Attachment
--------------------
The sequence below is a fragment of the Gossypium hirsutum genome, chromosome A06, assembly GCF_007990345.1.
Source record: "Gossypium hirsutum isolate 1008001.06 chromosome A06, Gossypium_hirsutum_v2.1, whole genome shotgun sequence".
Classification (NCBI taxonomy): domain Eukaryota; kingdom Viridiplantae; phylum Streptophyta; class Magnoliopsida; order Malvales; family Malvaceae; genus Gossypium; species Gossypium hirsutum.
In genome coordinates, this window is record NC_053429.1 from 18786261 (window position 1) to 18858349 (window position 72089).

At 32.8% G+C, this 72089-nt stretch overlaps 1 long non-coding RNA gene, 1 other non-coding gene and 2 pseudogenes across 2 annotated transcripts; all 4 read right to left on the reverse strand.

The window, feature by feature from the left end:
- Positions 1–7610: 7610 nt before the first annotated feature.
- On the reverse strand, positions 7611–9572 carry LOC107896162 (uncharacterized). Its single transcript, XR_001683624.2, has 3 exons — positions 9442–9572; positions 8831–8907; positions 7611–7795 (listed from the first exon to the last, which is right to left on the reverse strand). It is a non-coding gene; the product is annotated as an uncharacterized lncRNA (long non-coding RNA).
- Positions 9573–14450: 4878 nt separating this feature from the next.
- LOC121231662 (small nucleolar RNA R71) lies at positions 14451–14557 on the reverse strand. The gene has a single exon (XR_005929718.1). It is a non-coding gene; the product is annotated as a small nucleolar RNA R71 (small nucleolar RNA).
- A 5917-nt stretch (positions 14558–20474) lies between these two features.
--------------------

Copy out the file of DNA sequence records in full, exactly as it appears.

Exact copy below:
The sequence below is a fragment of the Gossypium hirsutum genome, chromosome A06, assembly GCF_007990345.1.
Source record: "Gossypium hirsutum isolate 1008001.06 chromosome A06, Gossypium_hirsutum_v2.1, whole genome shotgun sequence".
Classification (NCBI taxonomy): domain Eukaryota; kingdom Viridiplantae; phylum Streptophyta; class Magnoliopsida; order Malvales; family Malvaceae; genus Gossypium; species Gossypium hirsutum.
In genome coordinates, this window is record NC_053429.1 from 18786261 (window position 1) to 18858349 (window position 72089).

At 32.8% G+C, this 72089-nt stretch overlaps 1 long non-coding RNA gene, 1 other non-coding gene and 2 pseudogenes across 2 annotated transcripts; all 4 read right to left on the reverse strand.

The window, feature by feature from the left end:
- Positions 1–7610: 7610 nt before the first annotated feature.
- On the reverse strand, positions 7611–9572 carry LOC107896162 (uncharacterized). Its single transcript, XR_001683624.2, has 3 exons — positions 9442–9572; positions 8831–8907; positions 7611–7795 (listed from the first exon to the last, which is right to left on the reverse strand). It is a non-coding gene; the product is annotated as an uncharacterized lncRNA (long non-coding RNA).
- Positions 9573–14450: 4878 nt separating this feature from the next.
- LOC121231662 (small nucleolar RNA R71) lies at positions 14451–14557 on the reverse strand. The gene has a single exon (XR_005929718.1). It is a non-coding gene; the product is annotated as a small nucleolar RNA R71 (small nucleolar RNA).
- A 5917-nt stretch (positions 14558–20474) lies between these two features.